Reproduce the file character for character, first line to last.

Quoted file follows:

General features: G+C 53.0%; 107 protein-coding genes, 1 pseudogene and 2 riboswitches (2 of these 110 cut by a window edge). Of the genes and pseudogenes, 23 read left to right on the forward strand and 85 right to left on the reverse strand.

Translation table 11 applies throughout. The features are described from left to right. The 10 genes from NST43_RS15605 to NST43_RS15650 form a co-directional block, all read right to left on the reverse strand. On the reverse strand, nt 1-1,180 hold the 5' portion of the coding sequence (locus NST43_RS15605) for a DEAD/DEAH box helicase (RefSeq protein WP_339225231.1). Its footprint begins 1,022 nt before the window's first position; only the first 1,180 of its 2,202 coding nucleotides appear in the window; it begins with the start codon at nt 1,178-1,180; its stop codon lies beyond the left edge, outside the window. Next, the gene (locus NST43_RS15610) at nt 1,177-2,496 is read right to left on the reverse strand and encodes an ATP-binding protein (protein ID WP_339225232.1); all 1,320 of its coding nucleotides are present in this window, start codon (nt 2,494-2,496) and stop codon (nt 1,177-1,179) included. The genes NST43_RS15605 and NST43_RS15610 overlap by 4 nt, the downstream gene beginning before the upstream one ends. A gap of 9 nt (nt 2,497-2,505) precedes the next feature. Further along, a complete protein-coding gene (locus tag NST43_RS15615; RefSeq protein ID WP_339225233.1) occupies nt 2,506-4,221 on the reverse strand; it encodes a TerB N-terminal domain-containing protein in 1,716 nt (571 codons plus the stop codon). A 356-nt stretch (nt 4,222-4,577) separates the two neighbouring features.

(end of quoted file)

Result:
General features: G+C 53.0%; 107 protein-coding genes, 1 pseudogene and 2 riboswitches (2 of these 110 cut by a window edge). Of the genes and pseudogenes, 23 read left to right on the forward strand and 85 right to left on the reverse strand.

Translation table 11 applies throughout. The features are described from left to right. The 10 genes from NST43_RS15605 to NST43_RS15650 form a co-directional block, all read right to left on the reverse strand. On the reverse strand, nt 1-1,180 hold the 5' portion of the coding sequence (locus NST43_RS15605) for a DEAD/DEAH box helicase (RefSeq protein WP_339225231.1). Its footprint begins 1,022 nt before the window's first position; only the first 1,180 of its 2,202 coding nucleotides appear in the window; it begins with the start codon at nt 1,178-1,180; its stop codon lies beyond the left edge, outside the window. Next, the gene (locus NST43_RS15610) at nt 1,177-2,496 is read right to left on the reverse strand and encodes an ATP-binding protein (protein ID WP_339225232.1); all 1,320 of its coding nucleotides are present in this window, start codon (nt 2,494-2,496) and stop codon (nt 1,177-1,179) included. The genes NST43_RS15605 and NST43_RS15610 overlap by 4 nt, the downstream gene beginning before the upstream one ends. A gap of 9 nt (nt 2,497-2,505) precedes the next feature. Further along, a complete protein-coding gene (locus tag NST43_RS15615; RefSeq protein ID WP_339225233.1) occupies nt 2,506-4,221 on the reverse strand; it encodes a TerB N-terminal domain-containing protein in 1,716 nt (571 codons plus the stop codon). A 356-nt stretch (nt 4,222-4,577) separates the two neighbouring features.